Snowdie has to bring up her twin boys alone after her husband, King Maclain, disappears one day, discarding his hat on the banks of the Big Black. Loch Morrison, convalescing with malaria, watches from his bedroom window as wayward Virgie Rainey meets a sailor in the vacant house opposite.
A great and generous achievement -- Jonathan Raban I doubt that a better book about 'the South' - one that more completely gets the feel of the particular texture of Southern life and its special tone and pattern - has ever been written New Yorker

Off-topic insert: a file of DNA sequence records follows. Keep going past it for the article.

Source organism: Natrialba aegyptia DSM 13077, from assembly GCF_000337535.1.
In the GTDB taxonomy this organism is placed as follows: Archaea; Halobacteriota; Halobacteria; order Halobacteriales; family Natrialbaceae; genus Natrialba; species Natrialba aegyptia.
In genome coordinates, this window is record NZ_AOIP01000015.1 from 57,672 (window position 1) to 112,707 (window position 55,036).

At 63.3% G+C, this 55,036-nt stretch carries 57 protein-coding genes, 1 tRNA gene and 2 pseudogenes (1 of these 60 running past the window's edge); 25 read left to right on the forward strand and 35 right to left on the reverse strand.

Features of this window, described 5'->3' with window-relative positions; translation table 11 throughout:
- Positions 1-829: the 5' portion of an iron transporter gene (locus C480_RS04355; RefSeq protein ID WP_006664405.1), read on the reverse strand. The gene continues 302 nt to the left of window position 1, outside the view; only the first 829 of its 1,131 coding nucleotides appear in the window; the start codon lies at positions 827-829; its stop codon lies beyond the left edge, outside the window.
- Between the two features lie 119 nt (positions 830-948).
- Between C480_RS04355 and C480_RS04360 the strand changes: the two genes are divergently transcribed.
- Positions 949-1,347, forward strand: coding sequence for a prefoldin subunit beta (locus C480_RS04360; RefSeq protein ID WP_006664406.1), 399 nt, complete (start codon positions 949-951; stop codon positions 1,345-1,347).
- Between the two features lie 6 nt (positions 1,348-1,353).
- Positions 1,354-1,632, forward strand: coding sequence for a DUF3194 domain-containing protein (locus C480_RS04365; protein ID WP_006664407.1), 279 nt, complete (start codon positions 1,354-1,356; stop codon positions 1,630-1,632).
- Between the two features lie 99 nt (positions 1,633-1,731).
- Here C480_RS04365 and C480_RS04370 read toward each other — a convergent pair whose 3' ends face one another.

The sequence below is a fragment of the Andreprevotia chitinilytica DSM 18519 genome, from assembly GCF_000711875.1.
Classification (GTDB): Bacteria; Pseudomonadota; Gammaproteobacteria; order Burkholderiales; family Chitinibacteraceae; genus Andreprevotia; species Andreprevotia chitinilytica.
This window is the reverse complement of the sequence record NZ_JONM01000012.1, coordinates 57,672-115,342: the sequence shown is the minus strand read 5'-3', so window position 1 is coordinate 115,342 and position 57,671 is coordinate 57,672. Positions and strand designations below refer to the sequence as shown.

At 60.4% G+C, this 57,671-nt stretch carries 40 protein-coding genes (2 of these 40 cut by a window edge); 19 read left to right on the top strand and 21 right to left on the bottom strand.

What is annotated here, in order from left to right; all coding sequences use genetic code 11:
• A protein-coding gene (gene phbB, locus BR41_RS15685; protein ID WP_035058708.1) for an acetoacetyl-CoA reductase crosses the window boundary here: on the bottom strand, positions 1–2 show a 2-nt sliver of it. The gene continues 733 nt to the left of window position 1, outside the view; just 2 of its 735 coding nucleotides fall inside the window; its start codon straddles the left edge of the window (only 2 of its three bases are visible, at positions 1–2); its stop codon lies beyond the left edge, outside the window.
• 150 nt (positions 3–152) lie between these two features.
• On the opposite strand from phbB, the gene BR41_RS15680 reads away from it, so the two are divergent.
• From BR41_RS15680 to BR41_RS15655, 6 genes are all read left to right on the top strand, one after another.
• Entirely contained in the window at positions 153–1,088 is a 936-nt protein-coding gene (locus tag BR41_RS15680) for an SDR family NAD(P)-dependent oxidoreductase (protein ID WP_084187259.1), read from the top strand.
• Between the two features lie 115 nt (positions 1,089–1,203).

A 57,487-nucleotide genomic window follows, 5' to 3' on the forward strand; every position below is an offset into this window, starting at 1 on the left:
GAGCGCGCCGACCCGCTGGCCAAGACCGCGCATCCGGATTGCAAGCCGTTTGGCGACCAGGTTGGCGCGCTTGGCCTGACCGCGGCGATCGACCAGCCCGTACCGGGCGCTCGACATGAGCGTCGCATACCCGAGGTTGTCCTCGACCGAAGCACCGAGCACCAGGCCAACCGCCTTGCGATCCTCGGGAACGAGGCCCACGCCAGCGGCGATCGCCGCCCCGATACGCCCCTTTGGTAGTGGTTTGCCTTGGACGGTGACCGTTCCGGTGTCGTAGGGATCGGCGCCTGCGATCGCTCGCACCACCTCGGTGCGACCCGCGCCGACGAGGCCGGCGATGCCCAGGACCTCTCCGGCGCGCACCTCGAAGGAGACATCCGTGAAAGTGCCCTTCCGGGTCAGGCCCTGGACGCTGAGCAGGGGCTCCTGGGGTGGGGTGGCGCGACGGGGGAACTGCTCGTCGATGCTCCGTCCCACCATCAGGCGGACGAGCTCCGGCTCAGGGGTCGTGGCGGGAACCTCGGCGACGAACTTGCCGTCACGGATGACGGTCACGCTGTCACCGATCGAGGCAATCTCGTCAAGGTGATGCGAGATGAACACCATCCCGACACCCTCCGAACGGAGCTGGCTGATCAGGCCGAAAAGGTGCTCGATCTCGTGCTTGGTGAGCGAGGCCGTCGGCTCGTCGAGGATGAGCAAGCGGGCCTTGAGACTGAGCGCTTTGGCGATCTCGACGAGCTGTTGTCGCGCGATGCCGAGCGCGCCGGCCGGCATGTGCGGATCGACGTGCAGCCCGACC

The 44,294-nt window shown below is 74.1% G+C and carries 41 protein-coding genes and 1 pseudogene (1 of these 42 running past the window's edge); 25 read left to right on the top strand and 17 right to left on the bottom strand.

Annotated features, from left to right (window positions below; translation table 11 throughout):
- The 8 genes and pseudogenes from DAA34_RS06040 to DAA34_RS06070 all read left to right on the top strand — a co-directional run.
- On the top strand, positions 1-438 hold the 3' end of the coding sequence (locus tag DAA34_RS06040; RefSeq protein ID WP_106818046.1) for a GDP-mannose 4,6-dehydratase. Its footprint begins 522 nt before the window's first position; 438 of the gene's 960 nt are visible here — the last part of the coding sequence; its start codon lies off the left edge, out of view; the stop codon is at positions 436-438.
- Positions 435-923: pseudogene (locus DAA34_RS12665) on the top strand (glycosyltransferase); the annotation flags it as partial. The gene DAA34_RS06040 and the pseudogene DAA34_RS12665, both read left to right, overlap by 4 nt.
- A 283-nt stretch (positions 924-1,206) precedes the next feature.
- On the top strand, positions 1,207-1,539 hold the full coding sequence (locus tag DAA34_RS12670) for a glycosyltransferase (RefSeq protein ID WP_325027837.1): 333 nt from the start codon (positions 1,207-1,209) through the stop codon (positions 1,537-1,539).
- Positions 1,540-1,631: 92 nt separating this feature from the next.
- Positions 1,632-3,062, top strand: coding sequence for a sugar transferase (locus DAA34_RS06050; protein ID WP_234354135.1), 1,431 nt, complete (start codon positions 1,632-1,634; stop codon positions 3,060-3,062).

Eudora Alice Welty (1909-2001) was born in Jackson, Mississippi, and attended the Mississippi State College for Women, the University of Wisconsin and Columbia University. She set most of her short stories and novels in the American South, where she was raised, exquisitely capturing the quotidien life of people from all social classes . A photographer as well, Welty's photographs from the Great Depression formed the basis for several of her short stories. Amongst her many awards, Welty won the Pulitzer Prize in 1973 for her novel The Optimist's Daughter and in 1996 received the French Legion d'Honneur. By the time of her death, at the age of 92, Welty had established herself as one of the most important American writers of the twentieth century.